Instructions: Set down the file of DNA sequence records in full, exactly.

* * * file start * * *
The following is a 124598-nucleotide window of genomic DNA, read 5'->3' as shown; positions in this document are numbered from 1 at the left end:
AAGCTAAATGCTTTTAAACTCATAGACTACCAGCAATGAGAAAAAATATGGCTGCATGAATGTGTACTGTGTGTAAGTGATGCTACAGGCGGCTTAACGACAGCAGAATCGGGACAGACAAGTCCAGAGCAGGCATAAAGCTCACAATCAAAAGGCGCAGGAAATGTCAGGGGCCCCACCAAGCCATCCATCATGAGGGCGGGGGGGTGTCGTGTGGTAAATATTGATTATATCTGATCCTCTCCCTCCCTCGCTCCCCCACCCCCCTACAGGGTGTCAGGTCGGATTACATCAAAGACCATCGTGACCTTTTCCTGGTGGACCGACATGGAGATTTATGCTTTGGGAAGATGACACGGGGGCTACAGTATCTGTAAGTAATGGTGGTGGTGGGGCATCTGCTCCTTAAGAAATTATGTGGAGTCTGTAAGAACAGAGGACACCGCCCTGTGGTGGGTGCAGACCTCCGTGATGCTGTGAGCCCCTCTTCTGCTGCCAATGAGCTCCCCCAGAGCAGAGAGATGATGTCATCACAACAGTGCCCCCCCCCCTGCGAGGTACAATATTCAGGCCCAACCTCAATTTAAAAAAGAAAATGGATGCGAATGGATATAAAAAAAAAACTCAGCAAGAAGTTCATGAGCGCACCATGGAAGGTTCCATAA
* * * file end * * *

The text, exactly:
The following is a 124598-nucleotide window of genomic DNA, read 5'->3' as shown; positions in this document are numbered from 1 at the left end:
AAGCTAAATGCTTTTAAACTCATAGACTACCAGCAATGAGAAAAAATATGGCTGCATGAATGTGTACTGTGTGTAAGTGATGCTACAGGCGGCTTAACGACAGCAGAATCGGGACAGACAAGTCCAGAGCAGGCATAAAGCTCACAATCAAAAGGCGCAGGAAATGTCAGGGGCCCCACCAAGCCATCCATCATGAGGGCGGGGGGGTGTCGTGTGGTAAATATTGATTATATCTGATCCTCTCCCTCCCTCGCTCCCCCACCCCCCTACAGGGTGTCAGGTCGGATTACATCAAAGACCATCGTGACCTTTTCCTGGTGGACCGACATGGAGATTTATGCTTTGGGAAGATGACACGGGGGCTACAGTATCTGTAAGTAATGGTGGTGGTGGGGCATCTGCTCCTTAAGAAATTATGTGGAGTCTGTAAGAACAGAGGACACCGCCCTGTGGTGGGTGCAGACCTCCGTGATGCTGTGAGCCCCTCTTCTGCTGCCAATGAGCTCCCCCAGAGCAGAGAGATGATGTCATCACAACAGTGCCCCCCCCCCTGCGAGGTACAATATTCAGGCCCAACCTCAATTTAAAAAAGAAAATGGATGCGAATGGATATAAAAAAAAAACTCAGCAAGAAGTTCATGAGCGCACCATGGAAGGTTCCATAA